19-Year-Old Hacker SIM-‘Sweeps’ $1m In Crypto Under His Victims’ Noses
NEW YORK – A 19-year old teen ‘crook’ as characterized by the New York Post, allegedly ‘SIM-swapped’ the digital identities of 75 US victims from whom he managed to mint a fortune of over $1 mn dollars in cryptocurrency, all from his apartment in Brooklyn, and just with the help of his smart hand-held device and a laptop.
According to NYC authorities, the young man who was identified to be Yousef Selassie used what the police described as a ‘sophisticated SIM-Swapping schene’ to basically redirect phone calls and SMS’ meant to reach his victims’ devices unto his own tampered device from where he managed to perform cryptocurrency transactions in their behalf.
Findings revealed by the Manhattan District Attorney’s Office suggest that a total number of 70 victims, hailing for 20 different US states were infected between Jan. 20 and May 19, 2019.
Furthermore, details of Sellasie’s operations revealed the exact method he used to perform his cyberattack which essentially redirected his victims’ phone numbers to his own iPhone, empowering him to reset/change their passwords, as well as gain access to their Gmail accounts, cryptocurrency exchange markets, and other sensitive financial accounts, while similar to typical SIM-Swapping attacks, the victims’ devices would temporarily go offline during the period of the ‘attack’.
The young hacker pleaded not guilty
The young hacker was arrested earlier this month on December 5th in Corona, California, from where he was transferred back to New York and had a trial this Wednesday in Manhattan Supreme Court.
Most likely the authorities found him due to his failure to cover his own internet tracks, as well as findings in both of his residencies, which included six iPhones, a couple of Rolexes, a monogrammed Gucci wallet and other top-shelf jewelry which allegedly were paid for with his stolen cryptocurrency.
Despite the fact that 70 netizen identities were affected, the police said that the stolen funds ($1mn USD) were accumulated from just two victims, while Sellasie himself pleaded not guilty when charged with 87 counts of grand larceny, identity theft, and other cybercrimes.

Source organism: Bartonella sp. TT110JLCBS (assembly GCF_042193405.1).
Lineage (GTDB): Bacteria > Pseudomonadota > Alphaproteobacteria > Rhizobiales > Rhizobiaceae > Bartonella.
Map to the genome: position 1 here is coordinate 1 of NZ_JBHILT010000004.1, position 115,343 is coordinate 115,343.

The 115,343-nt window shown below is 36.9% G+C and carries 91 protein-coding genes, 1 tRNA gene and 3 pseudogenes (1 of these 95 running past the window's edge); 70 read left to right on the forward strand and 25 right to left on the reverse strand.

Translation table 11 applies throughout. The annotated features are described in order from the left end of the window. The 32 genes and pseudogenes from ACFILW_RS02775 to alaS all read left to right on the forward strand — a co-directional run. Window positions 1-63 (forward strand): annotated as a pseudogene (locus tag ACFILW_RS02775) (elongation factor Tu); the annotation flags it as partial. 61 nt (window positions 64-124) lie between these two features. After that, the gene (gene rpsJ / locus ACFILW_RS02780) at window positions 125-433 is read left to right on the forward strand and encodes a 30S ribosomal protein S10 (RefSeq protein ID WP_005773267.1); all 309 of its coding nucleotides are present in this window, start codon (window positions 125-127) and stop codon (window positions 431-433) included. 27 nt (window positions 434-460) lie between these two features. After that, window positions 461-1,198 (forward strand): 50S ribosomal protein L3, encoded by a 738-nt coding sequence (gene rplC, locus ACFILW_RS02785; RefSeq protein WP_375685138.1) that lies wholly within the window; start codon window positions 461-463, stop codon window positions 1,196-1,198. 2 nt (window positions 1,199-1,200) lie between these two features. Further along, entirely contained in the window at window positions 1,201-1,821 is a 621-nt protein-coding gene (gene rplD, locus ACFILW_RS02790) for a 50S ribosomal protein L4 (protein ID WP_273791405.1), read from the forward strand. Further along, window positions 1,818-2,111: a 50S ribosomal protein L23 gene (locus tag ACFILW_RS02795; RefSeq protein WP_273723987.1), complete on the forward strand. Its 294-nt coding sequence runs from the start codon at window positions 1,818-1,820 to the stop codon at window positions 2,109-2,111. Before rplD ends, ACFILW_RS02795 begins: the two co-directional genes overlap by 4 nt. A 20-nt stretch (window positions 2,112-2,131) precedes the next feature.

Judge Mark Dwyer requested the 19-year-old plaintiff to hand over his passport and check-in weekly with a supervised release program until the conclusive order was issued, while bail was not set in Sellasie’s case, due to the nature of his own wrongdoings.
Is SIM-swapping the new ‘hacking’?
This is not the first time we encounter cryptocurrency-related cybercrimes tethered to SIM-swapping attacks, with a civil complaint filed earlier this October with the United States District for the Central District of California, suing US telecom giant AT&T with analogous charges.
Just a week before, the Department of Justice published a press release subjecting a 29-year-old Singaporean who faces 34 years in jail for allegedly mining cryptocurrencies using Amazon’s AWS and Google Cloud on behalf of his victims, whose identities were electronically stolen by the subject.
In general, over the past couple of years, we’ve been spammed to use SIM-backed 2FA, or apps like Google Auth to ensure our digital identities’ security, but it seems that exactly these measures are the backdoors hackers have been exploiting to gain access to their victims’ accounts in the first place.
Personally, I am not using Google Auth since 2018, and I have changed my SIM this Summer, which’s number I haven’t used anywhere as a ‘security measure’. So far, so good.
I think it’s wiser to change your passwords regularly and never use the same or even similar passwords across different websites, and that should keep you out of the need for 2FA-like ‘security measures’, considering that if these measures are breached then basically all your internet presence is practically infected.